New Jersey state legislators recently proposed A3970, a bill designed to prevent New Jersey businesses from enforcing “non-compete agreements with staffers who can claim unemployment compensation.”
The bill, which is sponsored by Assembly members Joseph Egan and Peter Barnes, was recently referred to the state’s Assembly Labor Committee. If the bill passes, it would invalidate contracts or agreements “not to compete, not to disclose or not to solicit” in cases where individuals qualify for state unemployment benefits. The changes would not apply to preexisting contracts. Theoretically, the bill would eliminate obstacles for workers on unemployment to return to work, thus reducing benefit payments and, by extension, unemployment taxes on employers. However, the legislation will likely face opposition from employers who rely upon non-compete agreements to protect legitimate business interests such as trade secrets and confidential information.
Traditionally, New Jersey courts enforce restrictive covenants if they are reasonable in scope and duration. In determining whether a non-compete covenant is reasonable, New Jersey courts use a three-prong test, where an employer must show the restriction is necessary to protect the parties’ legitimate interest, that the restriction does not cause undue hardship for the former employee, and is not against the public interest. Under existing law, impacted employees are already able to apprise New Jersey courts of their unemployment status in opposing the enforcement of non-compete agreements.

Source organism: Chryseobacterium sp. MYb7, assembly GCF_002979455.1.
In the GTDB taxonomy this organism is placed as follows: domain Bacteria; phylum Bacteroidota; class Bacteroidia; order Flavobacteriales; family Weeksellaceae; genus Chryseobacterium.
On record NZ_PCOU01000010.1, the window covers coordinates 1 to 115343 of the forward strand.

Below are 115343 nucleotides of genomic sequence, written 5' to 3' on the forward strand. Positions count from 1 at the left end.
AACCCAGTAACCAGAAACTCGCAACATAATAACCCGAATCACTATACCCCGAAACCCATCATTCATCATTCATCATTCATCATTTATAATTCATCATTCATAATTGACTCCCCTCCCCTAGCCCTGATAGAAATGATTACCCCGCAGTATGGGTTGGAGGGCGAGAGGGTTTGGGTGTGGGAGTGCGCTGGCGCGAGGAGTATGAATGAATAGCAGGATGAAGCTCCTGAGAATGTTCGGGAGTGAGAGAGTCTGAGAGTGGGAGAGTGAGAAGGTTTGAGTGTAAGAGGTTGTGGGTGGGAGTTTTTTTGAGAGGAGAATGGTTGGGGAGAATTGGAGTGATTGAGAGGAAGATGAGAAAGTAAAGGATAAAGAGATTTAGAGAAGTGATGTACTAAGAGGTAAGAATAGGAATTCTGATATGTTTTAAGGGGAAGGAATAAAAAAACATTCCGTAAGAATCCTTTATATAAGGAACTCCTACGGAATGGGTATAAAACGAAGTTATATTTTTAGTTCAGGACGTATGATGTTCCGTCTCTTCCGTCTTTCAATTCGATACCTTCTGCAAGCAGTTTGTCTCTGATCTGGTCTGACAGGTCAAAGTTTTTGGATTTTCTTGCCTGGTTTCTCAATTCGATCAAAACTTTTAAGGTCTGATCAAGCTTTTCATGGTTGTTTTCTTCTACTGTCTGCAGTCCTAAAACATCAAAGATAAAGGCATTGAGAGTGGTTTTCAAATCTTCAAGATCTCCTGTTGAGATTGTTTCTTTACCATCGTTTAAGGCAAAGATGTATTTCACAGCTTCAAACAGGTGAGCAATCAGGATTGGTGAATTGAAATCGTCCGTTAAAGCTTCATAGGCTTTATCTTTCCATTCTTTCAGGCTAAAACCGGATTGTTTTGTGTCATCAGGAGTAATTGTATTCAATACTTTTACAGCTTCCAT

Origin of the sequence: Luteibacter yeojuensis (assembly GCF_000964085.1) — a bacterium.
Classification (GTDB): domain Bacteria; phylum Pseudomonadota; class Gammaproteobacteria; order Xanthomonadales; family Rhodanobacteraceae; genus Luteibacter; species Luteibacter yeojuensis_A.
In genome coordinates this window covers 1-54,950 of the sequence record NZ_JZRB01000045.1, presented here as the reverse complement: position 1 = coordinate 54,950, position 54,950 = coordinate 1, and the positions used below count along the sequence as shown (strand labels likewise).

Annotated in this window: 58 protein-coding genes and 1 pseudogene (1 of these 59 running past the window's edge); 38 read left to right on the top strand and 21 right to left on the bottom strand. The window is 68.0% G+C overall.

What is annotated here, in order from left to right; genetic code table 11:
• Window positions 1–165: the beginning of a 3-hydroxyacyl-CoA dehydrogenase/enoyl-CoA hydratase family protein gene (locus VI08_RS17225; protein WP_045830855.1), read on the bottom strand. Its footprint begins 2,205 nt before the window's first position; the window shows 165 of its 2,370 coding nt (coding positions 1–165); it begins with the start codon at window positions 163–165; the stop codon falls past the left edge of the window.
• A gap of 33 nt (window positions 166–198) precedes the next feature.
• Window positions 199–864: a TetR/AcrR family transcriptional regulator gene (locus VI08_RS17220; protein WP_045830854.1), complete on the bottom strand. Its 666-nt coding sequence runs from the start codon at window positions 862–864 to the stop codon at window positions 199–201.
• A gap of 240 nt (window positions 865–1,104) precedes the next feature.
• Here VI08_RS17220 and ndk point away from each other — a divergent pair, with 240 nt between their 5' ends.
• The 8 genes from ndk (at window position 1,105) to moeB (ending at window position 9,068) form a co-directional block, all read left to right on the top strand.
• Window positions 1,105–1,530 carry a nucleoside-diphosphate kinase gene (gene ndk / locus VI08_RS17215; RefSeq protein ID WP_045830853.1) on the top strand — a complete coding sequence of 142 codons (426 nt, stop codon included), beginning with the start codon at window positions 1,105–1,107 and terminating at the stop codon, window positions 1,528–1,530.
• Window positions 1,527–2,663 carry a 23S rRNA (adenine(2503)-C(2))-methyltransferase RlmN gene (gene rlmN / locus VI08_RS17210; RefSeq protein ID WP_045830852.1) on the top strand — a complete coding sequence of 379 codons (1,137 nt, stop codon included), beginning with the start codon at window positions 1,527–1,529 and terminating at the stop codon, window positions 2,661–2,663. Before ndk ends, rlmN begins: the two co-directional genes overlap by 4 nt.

If A3970 passes, it will further limit the enforceability of non-compete agreements in New Jersey. The state currently has a 9.3 percent unemployment rate, which has led to increased proposals for legislation pertaining to jobless benefits. Given this high rate of unemployment in New Jersey, the passage of the bill will make it harder for employers to enforce non-compete agreements against former employees.
New Jersey is hardly the first state to consider such a change to its non-compete law. In fact, the Maryland state Senate considered passing a similar bill earlier this year. We will continue to keep you apprised of significant proposed changes in trade secrets and non-compete law as they emerge.